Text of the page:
A camping we will go

We took Katy back to Camp Juliette Low for her third summer and her second two-week session. All I have to say is, with this heat I’m glad I’m not the one spending 12 days in a tent! Although we are supposed to get some rain so maybe it’ll cool off a bit.

CJL divides the campers into four units, roughly by age. Each unit has a color — Romany is blue, Oakledge is green, Sherwood is red, Highland Glen is plaid or brown  (no one really likes brown so they added plaid) — and you’re supposed to wear your color for All-Camp Days and maybe another time as well. The catch is, you don’t know what unit you’re in until you get there. Glen is generally for 14 and 15 year olds so Katy took a chance that’s where she would be. I chased all over looking for plaid shirts, finally found some in the boys section at Wal-Mart and bought two. Last night I had second thoughts and thought maybe she should pack a red shirt just in case. Well, she outgrew the stack of red shirts she had. We get to the trunk drop-off and were told she’s in Sherwood. Again. For the third summer. The maroon shirt she was wearing will have to pass for red and she’ll have to remember to wear it for both All-Camp Days. And Glen does some other neat things, too, being the oldest, so she was a little disappointed about that.

We got there real early this year, usually Katy is the last to get to her tent and this year she was the first, with another girl about five minutes behind her. We checked in, signed a form, got her early bird t-shirt, visited the trading post to drop off mail — her uniform t-shirt from last year still fits so we were good there — and the infirmary for a lice check (thankfully passed) and to drop off her meds. Last night at 8 p.m. I remembered that this year they are asking for all pills to be in blister packs. Thank goodness her antihistamine is over-the-counter so I ran to Kroger for a two-week supply in the proper packaging. I mentioned that to the camp nurse and she didn’t sound terribly concerned about it. I’m sure other people forgot or missed the memo.

Then we dropped her off at her tent and made up her bed. I just pulled out the bag with the bedding from last year and could see three white things in it. I thought it was two sheets and a mattress protector. Turns out it was two fitted sheets and a flat sheet. You’re supposed to have a mattress protector. Oops! I just put both fitted sheets on the mattress. The other girl didn’t have a protector, either. I don’t know if they check or not but if they do and the girl never win Pixie (tent inspection) because of it, I’ll know it wasn’t just us!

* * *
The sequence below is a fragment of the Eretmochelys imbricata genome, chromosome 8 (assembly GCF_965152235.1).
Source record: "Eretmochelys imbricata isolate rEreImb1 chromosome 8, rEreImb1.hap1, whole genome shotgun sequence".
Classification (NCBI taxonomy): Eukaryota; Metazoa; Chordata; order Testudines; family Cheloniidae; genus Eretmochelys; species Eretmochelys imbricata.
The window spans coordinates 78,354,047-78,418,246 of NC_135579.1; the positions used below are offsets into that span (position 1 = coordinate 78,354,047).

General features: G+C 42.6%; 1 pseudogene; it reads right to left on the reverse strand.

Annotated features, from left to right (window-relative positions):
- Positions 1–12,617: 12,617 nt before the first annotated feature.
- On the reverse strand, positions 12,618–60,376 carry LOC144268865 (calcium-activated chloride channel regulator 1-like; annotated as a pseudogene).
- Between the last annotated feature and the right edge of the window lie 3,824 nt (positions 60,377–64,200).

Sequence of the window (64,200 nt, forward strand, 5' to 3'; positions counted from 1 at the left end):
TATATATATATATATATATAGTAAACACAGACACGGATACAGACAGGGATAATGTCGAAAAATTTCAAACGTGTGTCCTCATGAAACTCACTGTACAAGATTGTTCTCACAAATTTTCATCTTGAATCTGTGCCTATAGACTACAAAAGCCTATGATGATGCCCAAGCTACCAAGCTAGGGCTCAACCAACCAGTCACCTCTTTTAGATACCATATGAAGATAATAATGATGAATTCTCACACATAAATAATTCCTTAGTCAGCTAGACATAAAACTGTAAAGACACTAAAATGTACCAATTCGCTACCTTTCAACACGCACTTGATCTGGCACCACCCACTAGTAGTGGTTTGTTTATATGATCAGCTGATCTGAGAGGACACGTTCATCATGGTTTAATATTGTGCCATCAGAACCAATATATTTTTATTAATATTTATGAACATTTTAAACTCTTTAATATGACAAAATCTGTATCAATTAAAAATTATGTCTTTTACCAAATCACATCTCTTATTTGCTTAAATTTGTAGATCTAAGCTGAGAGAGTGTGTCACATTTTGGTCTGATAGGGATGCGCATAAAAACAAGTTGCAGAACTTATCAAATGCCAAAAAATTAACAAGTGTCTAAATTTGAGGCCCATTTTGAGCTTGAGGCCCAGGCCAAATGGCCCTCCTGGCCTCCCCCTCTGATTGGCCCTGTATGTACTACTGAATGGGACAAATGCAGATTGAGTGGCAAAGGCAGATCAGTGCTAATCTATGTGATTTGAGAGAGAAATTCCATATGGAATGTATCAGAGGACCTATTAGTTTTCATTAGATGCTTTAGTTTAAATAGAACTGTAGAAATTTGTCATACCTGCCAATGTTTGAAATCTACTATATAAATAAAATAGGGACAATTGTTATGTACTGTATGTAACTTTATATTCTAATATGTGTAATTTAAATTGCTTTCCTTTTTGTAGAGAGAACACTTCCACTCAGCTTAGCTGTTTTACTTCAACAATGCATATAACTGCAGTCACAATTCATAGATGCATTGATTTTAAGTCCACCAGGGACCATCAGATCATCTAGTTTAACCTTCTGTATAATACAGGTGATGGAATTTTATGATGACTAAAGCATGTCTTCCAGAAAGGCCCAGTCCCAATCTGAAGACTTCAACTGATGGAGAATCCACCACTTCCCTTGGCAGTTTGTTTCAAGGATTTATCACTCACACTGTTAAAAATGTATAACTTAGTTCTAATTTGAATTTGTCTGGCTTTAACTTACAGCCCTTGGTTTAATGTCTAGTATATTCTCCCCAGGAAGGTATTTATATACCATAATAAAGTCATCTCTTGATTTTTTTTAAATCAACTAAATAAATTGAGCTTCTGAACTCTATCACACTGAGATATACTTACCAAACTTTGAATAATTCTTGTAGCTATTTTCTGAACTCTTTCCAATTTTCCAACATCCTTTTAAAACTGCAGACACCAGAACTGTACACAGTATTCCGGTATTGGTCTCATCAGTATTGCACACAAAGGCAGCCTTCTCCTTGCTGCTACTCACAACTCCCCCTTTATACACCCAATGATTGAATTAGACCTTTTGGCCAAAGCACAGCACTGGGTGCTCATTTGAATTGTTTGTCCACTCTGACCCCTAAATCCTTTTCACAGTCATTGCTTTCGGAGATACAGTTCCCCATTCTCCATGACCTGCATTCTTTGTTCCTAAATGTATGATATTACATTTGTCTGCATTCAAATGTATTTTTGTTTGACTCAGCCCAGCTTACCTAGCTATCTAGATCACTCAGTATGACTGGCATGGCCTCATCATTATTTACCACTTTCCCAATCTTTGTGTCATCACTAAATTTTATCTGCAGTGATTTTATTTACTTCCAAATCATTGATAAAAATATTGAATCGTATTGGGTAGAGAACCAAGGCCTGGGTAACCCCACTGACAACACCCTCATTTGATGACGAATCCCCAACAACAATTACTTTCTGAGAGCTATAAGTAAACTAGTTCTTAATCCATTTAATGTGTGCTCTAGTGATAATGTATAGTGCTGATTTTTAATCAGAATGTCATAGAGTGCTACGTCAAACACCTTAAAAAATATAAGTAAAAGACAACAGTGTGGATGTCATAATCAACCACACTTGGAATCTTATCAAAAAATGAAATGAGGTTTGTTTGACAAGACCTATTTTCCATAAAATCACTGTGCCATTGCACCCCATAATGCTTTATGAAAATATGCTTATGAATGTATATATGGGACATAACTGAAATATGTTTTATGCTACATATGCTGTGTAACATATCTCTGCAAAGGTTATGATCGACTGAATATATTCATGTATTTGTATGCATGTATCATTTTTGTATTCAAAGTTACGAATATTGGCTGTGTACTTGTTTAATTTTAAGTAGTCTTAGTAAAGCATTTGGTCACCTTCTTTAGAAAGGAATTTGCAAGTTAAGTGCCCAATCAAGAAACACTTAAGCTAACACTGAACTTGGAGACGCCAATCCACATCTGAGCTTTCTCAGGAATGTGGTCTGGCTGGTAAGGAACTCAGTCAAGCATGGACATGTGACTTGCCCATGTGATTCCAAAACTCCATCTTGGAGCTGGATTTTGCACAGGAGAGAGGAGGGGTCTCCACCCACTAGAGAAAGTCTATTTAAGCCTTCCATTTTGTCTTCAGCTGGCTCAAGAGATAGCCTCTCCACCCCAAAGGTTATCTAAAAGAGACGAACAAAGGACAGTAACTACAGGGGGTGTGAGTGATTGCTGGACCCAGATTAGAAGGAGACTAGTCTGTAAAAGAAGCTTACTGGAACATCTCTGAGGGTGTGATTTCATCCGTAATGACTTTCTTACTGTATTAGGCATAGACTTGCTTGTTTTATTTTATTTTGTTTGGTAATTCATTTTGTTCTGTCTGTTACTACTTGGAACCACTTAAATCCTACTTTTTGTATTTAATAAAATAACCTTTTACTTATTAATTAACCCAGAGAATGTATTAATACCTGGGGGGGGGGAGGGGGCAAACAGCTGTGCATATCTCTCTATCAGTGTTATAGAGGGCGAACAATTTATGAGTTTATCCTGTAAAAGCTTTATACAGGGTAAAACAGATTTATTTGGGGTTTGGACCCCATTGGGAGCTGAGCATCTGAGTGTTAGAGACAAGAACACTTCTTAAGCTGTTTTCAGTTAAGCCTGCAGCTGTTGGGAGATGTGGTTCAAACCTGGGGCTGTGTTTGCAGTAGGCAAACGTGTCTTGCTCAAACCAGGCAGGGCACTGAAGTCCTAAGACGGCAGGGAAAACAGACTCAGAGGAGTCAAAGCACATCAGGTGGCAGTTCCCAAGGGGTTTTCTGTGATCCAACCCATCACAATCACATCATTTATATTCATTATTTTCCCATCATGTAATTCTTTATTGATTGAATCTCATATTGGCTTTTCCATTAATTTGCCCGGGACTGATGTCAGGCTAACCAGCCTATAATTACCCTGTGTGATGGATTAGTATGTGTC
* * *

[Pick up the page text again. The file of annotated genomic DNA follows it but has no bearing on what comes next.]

After we got her organized in her tent Katy ran off to talk to people. She went to this same session last year and the girls usually go to the same session every year so she should know someone. I have no idea what classes she signed up for since she hadn’t filled out the sheet by the time we left. She decided against horseback riding. The girls have three classes and then riding is extra and they pull you out of a class each day to ride. Last year she missed something important in Project Adventure because of that and since she doesn’t have enough experience to trail ride, she decided just to skip the horses entirely this year.

The obligatory lice check!
The obligatory lice check!
Cute flag at the trading post. Katy says it's been there for years, I don't remember.
Cute flag at the trading post. Katy says it’s been there for years, I don’t remember.
Katy in her tent. Last year I noticed in the photos several of the girls had camp chairs and then I ran across this brand of small chairs when a CJL alumni mentioned them.
Katy in her tent. Last year I noticed in the photos several of the girls had camp chairs and then I ran across this brand of small chairs when a CJL alumni mentioned them.
Katy and one of her tent mates Zoe. The other two hadn't arrived yet.
Katy and one of her tent mates Zoe. The other two hadn’t arrived yet.

CJL was established (from donated land) and named for Juliette Low, the founder of Girl Scouts. It’s no longer a Girl Scout camp, having split from the organization and becoming independent back in the 1930s, but her spirit is still there. There are banners all over with quotes from Daisy (no one ever called her Juliette) and I got photos of the few we passed this morning.

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